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Net ‘hot’ money inflow in Oct. down by 83%


04:50 AM November 16th, 2012

By: Michelle V. Remo, November 16th, 2012 04:50 AM

MANILA, Philippines—The net inflow of foreign portfolio investments to the Philippines shrunk in October due mainly to profit-taking by equity investors, according to the central bank.

Data from the Bangko Sentral ng Pilipinas showed that the net inflow of “hot money” in October amounted to only $40 million, down by about 83 percent from $237 million in the same month last year.

According to the BSP, investor appetite for peso-denominated portfolio assets remained strong in October, noting a significant foreign buying of Philippine stocks and bonds during the period.

However, it said, the net inflow of foreign portfolio investments dropped because the increase in the gross inflows was offset by the spike in outflows due to profit-taking.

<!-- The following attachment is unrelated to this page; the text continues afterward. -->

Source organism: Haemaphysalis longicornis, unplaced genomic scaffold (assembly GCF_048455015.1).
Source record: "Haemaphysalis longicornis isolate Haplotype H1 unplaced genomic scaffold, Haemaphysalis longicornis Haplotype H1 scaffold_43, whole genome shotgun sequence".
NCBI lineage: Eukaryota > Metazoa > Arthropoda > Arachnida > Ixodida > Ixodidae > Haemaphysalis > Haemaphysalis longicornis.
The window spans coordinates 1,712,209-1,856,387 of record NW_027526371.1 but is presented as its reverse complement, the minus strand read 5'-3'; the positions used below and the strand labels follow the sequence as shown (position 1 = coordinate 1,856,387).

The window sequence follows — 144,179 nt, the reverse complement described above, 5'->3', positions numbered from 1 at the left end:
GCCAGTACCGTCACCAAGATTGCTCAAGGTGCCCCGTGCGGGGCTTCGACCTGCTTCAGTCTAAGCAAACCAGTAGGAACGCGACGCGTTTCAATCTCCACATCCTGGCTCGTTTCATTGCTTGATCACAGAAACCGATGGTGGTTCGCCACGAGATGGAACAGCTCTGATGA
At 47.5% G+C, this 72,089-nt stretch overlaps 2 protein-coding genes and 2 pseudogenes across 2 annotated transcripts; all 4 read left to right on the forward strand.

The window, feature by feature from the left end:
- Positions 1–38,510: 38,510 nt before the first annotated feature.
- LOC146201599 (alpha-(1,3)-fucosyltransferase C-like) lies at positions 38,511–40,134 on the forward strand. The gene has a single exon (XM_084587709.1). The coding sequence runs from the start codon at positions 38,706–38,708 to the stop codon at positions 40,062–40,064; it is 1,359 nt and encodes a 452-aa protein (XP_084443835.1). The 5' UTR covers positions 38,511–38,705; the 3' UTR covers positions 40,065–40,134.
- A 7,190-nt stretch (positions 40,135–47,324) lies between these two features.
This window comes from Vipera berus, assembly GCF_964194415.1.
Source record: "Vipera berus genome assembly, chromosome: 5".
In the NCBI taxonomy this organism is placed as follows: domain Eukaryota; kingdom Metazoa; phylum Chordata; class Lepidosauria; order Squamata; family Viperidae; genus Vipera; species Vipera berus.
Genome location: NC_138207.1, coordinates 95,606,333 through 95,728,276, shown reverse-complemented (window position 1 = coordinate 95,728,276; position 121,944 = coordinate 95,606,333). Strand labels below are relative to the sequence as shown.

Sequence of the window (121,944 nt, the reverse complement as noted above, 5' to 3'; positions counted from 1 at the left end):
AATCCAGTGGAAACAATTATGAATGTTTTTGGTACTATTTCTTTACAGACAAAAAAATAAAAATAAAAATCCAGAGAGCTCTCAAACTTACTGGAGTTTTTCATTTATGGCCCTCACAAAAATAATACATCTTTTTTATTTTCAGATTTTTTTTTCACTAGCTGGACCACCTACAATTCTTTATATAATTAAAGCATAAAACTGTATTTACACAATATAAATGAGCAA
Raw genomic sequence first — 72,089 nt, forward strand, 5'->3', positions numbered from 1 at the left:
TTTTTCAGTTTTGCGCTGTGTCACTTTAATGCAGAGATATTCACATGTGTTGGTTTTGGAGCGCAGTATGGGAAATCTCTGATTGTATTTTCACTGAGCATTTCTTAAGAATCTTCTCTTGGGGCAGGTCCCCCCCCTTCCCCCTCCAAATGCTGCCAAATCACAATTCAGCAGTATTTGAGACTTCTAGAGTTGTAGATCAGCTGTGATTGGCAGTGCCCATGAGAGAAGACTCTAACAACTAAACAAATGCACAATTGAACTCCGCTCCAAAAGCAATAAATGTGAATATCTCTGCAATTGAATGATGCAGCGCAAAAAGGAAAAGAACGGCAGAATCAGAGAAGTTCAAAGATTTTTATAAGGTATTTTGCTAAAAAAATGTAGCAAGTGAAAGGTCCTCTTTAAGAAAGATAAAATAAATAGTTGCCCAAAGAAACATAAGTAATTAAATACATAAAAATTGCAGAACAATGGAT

“The net inflow was much lower as profit-taking triggered heavy sell-offs of publicly listed securities,” the central bank said in a statement.

The gross inflow of foreign portfolio investments during the month reached $1.54 billion, up by 68 percent from $916 million in the same month last year.

However, the outflows grew at a faster pace of 120 percent, reaching $1.5 billion from only $679 million a year ago.

Foreign portfolio investment inflows during the month came mostly from the United Kingdom, the United States, Singapore, Switzerland and Hong Kong, the central bank said.

For January to October, the cumulative net inflow of foreign portfolio investments amounted to $2.66 billion, down by 22 percent from $3.45 billion in the same period last year.

The BSP said the level of foreign portfolio investments in the first 10 months was manageable. It said it was an indication that no threats of an asset price bubble in the securities market was in the offing.

Growth in foreign portfolio fund is welcome as this helps make the country’s capital markets more vibrant, but monetary officials are concerned about the excessive flow of “hot money” because this could be destabilizing to the economy.

Unlike foreign direct investments, “hot money” easily comes and goes, and does not actually help create jobs. Excessive amounts of inflows and outflows could cause volatility in the exchange rate.

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